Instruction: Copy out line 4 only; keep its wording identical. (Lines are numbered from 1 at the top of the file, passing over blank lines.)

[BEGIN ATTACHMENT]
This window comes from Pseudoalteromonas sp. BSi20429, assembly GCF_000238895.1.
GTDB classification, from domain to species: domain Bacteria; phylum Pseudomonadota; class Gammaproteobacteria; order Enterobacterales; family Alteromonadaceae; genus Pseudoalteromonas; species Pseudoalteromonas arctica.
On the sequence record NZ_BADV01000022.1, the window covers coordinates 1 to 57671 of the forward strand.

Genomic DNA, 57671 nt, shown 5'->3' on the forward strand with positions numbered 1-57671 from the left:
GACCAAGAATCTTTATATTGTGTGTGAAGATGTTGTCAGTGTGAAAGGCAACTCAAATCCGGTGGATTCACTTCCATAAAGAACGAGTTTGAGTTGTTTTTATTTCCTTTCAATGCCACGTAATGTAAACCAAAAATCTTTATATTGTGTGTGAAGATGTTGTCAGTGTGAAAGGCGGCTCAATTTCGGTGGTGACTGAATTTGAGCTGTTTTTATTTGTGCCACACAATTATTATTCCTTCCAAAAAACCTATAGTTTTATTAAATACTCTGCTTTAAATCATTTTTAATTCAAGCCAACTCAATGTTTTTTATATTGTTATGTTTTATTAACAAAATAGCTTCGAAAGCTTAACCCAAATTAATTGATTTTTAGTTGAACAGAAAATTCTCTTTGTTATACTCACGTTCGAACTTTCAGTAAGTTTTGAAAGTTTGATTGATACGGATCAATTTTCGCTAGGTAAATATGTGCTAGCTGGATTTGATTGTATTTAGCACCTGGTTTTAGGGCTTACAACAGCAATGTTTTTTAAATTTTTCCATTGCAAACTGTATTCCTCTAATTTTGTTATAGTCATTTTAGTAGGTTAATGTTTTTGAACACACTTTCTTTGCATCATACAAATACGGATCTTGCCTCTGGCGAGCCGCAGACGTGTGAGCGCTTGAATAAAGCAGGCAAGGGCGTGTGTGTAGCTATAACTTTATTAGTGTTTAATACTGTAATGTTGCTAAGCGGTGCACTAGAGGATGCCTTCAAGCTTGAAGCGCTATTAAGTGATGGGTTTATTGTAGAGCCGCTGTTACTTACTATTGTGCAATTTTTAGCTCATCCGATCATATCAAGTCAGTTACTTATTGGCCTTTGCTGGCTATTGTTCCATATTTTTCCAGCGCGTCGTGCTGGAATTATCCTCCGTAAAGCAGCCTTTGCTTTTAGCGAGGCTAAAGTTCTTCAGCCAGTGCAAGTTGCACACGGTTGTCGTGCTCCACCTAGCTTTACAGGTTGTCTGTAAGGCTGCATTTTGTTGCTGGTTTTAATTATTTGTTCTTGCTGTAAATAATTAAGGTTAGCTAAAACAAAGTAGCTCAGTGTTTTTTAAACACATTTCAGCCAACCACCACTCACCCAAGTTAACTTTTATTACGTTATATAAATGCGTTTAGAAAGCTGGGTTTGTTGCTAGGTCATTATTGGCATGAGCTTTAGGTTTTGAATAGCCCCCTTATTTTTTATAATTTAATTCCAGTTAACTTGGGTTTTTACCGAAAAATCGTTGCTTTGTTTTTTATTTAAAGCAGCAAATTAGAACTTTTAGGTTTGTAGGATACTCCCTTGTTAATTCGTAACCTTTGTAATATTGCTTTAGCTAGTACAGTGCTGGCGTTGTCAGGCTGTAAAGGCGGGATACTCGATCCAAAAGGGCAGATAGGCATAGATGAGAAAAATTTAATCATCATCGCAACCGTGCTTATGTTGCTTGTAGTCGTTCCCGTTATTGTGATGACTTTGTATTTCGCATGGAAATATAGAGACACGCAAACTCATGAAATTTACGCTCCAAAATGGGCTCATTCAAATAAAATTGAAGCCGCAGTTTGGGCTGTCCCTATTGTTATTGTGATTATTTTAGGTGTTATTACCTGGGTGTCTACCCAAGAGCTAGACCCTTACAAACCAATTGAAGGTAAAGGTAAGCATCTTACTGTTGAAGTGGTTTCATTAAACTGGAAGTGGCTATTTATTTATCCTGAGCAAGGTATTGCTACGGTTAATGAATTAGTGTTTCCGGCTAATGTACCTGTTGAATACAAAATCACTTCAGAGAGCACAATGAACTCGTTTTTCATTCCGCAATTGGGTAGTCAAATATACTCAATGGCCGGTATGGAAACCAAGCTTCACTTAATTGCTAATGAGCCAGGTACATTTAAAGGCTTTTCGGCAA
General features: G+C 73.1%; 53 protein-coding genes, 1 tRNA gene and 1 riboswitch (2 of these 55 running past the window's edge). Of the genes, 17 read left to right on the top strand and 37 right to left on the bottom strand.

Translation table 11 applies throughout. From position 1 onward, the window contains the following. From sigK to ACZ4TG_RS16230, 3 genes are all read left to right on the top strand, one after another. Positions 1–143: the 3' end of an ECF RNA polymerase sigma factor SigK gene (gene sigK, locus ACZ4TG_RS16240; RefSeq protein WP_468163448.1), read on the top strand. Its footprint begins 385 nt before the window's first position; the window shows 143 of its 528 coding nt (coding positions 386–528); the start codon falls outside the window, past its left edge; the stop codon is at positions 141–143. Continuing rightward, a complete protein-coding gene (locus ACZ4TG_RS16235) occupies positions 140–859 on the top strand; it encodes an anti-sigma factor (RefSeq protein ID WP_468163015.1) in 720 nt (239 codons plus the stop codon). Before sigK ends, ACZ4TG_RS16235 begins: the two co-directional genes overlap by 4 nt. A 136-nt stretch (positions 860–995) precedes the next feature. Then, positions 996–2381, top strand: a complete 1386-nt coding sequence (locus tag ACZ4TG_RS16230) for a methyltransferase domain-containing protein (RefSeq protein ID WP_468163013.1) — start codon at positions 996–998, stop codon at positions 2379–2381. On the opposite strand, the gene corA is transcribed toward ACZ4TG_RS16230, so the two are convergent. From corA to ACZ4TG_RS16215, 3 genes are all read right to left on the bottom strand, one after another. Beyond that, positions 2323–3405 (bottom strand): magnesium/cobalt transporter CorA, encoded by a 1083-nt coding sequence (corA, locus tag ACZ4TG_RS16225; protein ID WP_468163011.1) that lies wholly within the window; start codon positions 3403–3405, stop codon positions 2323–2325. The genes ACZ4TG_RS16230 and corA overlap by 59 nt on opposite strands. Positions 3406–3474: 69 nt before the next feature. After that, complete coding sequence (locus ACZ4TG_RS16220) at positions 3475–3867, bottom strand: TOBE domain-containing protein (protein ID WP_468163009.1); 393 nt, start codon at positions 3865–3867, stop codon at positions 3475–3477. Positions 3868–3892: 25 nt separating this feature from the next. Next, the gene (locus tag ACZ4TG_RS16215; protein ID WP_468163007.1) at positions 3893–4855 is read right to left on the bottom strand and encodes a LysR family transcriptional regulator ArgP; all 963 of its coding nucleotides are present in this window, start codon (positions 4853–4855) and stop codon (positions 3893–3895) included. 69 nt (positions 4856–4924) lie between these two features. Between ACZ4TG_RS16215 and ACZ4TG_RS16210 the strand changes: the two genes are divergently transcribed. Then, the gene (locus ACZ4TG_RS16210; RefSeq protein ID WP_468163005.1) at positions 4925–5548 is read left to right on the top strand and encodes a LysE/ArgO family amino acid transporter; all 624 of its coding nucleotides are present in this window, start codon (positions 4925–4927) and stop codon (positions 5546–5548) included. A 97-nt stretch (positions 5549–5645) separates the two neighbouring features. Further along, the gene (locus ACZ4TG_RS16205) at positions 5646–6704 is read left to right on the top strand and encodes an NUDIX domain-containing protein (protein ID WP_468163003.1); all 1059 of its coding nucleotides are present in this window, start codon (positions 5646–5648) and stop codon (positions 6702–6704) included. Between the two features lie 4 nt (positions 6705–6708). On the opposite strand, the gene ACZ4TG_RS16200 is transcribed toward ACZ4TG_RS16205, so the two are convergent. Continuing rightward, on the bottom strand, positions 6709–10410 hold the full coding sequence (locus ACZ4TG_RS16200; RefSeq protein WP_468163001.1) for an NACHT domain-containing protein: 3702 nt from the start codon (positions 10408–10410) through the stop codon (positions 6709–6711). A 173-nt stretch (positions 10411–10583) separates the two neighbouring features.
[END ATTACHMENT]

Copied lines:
Genomic DNA, 57671 nt, shown 5'->3' on the forward strand with positions numbered 1-57671 from the left: